top of page

Minnesota Monthly

A Look Into Our Work

pitcure 5.jpg

                                                      My name is Anthony Bass, I'm an African American and the Senior Executive Director for the American                                                        Cancer Society. March 14th of 2022 was my one-year anniversary since coming to ACS. Since coming                                                          here, my eyes have been open to both the horrors and hope of cancer. Since being in this role I've                                                              learned that 1 out of 3 women will be diagnosed with cancer in their lifetime as well as 1 out of 2 men –                                                        cancer touches everyone, yet I've also learned that since the American Cancer Society inception,                                                                  cancer mortality rate has been reduced by 30%. ACS has saved millions of lives. Additionally, I’ve                                                                  discovered that even though cancer is a disease that can affect anyone, it doesn’t affect everyone                                                                equally. African Americans and other racial and ethnic groups, people who have low incomes or are                                                            underinsured or uninsured, and people living in rural areas often face greater obstacles for recovery                                                            than others, such as:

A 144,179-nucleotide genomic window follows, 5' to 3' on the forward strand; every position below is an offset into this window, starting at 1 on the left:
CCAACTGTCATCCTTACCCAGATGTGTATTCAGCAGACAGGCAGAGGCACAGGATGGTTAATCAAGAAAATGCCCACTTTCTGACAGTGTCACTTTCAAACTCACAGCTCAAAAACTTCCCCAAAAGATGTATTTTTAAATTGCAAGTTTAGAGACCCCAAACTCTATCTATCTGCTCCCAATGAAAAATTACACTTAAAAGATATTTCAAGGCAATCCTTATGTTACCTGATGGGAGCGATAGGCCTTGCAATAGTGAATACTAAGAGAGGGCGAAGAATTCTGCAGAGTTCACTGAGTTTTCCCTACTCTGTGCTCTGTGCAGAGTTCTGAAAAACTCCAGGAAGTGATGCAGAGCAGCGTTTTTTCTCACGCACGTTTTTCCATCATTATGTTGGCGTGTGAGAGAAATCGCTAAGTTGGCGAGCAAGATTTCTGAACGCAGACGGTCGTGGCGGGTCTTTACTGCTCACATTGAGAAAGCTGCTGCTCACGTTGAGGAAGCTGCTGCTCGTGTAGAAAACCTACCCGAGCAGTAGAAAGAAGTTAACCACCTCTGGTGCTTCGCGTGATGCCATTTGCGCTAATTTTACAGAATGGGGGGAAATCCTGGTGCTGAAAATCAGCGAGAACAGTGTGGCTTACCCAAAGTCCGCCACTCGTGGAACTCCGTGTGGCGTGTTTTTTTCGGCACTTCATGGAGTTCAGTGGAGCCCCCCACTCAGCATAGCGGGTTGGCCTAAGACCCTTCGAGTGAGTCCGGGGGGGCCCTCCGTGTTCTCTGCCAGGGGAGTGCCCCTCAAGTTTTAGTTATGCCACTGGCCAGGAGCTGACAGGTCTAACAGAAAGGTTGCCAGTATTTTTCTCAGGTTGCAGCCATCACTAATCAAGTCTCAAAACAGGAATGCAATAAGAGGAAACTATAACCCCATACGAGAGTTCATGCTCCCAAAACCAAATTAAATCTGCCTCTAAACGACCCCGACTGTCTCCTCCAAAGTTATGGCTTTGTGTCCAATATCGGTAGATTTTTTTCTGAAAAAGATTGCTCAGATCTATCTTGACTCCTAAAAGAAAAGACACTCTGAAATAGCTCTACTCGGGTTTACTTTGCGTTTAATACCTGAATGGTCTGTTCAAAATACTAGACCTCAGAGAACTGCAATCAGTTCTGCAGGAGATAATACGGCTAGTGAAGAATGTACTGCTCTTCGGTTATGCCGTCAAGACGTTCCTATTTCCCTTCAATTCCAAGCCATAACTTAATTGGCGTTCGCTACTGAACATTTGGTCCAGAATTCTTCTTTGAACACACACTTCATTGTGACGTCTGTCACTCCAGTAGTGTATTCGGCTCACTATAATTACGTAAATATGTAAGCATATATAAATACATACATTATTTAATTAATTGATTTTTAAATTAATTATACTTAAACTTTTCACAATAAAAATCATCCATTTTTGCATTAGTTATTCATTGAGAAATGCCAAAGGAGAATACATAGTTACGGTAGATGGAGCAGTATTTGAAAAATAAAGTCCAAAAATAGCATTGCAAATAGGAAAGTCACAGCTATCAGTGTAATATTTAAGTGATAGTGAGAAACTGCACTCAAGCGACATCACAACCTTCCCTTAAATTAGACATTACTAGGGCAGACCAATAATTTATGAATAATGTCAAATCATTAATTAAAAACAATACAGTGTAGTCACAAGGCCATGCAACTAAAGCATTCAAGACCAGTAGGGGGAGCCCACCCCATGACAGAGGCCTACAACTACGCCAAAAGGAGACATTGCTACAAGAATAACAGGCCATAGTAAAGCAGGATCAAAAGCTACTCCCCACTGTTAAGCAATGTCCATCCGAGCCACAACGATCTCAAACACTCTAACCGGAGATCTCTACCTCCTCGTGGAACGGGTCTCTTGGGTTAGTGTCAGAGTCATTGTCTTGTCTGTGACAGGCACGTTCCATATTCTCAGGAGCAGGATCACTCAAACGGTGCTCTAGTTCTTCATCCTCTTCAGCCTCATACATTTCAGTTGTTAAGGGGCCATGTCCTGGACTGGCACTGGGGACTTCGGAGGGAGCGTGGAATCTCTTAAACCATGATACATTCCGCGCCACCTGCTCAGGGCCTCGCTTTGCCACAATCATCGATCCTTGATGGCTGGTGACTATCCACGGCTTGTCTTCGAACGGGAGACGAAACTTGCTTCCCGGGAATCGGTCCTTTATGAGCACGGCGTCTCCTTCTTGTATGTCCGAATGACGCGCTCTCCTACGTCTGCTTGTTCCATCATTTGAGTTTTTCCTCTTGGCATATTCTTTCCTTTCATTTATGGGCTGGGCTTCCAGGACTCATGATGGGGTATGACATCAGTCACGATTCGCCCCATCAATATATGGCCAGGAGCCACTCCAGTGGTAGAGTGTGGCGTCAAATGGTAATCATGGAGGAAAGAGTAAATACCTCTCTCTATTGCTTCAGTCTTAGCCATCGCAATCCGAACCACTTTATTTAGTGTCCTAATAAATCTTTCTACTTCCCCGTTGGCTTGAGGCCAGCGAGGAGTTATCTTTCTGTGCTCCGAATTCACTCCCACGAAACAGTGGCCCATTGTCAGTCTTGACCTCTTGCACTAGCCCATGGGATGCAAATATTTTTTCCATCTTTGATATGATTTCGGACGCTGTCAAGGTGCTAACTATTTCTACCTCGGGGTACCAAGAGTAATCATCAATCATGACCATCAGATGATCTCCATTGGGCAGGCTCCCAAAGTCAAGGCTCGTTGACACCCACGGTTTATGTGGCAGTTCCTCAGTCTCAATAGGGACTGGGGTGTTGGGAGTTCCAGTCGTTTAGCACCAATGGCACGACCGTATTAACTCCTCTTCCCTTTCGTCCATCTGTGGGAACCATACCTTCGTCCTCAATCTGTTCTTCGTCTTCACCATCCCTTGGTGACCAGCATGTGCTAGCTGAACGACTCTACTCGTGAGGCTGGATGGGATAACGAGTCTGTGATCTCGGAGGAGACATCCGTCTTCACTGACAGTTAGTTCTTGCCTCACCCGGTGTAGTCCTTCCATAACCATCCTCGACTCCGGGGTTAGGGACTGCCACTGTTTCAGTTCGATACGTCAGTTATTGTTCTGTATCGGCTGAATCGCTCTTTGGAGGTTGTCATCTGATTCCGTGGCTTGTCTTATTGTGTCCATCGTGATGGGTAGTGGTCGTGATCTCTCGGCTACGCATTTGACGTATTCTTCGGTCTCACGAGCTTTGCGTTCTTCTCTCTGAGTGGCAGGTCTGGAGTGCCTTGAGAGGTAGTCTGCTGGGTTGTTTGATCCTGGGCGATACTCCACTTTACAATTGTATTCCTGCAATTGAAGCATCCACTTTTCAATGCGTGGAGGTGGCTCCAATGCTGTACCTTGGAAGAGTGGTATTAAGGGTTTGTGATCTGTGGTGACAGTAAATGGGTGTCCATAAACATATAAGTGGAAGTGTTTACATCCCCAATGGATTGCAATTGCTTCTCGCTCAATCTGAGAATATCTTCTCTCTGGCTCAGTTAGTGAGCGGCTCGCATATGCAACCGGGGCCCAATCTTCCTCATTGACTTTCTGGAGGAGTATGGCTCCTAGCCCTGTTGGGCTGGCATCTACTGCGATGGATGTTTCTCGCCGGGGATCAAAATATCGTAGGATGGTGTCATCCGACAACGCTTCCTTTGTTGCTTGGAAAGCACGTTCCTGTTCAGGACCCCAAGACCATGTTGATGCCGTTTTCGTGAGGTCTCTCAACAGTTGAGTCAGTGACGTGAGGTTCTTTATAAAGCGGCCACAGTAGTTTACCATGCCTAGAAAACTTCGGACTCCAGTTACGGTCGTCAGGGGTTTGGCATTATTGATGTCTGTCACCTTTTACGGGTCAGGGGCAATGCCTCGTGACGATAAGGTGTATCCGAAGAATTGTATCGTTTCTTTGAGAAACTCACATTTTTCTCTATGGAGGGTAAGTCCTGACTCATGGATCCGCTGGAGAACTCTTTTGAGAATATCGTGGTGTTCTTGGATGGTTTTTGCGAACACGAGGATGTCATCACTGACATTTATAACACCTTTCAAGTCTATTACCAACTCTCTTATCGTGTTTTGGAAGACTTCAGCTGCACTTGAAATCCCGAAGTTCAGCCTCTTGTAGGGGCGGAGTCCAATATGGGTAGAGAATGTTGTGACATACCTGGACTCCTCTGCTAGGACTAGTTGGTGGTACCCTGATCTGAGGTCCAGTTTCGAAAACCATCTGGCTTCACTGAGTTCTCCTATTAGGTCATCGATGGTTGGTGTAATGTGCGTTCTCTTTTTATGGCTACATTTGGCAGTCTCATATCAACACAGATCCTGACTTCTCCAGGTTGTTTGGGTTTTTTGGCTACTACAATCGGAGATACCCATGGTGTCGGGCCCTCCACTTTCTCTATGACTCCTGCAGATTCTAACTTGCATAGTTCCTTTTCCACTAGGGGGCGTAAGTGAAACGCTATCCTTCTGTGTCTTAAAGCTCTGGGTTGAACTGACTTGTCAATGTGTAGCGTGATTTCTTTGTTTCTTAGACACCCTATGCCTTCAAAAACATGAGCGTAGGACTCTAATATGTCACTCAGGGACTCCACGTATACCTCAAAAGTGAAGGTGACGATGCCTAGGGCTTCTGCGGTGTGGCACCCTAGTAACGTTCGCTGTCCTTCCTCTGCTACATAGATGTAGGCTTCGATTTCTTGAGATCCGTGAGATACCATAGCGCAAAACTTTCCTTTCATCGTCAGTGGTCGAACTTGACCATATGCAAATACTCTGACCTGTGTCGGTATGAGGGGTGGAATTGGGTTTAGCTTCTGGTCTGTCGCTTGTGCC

• Racism and other forms of discrimination

  • Poverty

  • Lack of access to affordable healthy foods

  • Jobs with lower pay

  • Low-quality education

  • Living in low-quality housing and unsafe environments. [1]

These disparities even impacted my family growing up. My grandmother and grandfather were the first relatives that I had that I knew were smokers. Overtime I learned they smoked because it was the best way for them to cope with pain of being black and living in the Jim Crow south. They eventually quit; however, decades of smoking left a very real impact on their bodies. My grandfather who was a coal miner and had black lung eventually died of heart failure and my grandmother who late in her life was diagnosed with stomach cancer passed away from heart failure herself. Additionally, my dad's father who was also a coal miner and smoked and rubbed chewing tobacco was diagnosed with mouth cancer in his middle ages and lost his lower jaw before he passed away from the disease; I never had the chance to meet him. These traumatic experiences so impacted my parents that neither of them ever smoked throughout their life. However, my brother who now wrestles with mental health challenges is currently a smoker; he has been wrestling with his health issues for the past decade. I'm currently a father of seven and I'm looking ahead at the future for my kids; I want the cycle broken; I have 3 boys with autism, and I want to ensure that they are not persuaded to smoke as a means of coping with the pain of their lives. People living with mental illness or substance use disorders are more dependent on tobacco, smoke more heavily & are more likely to die from tobacco-related illness than from their mental health or substance use conditions. This is where the American Cancer Society comes in for me because it is the one organization that exists to improve the lives of cancer patients and their families through advocacy, discovery, and patient support.


Despite the challenges ahead for me and my family. I know I am not alone. And, neither are you.





Screenshot 2022-03-15 084202.png

Anthony Bass
Senior Executive Director

bottom of page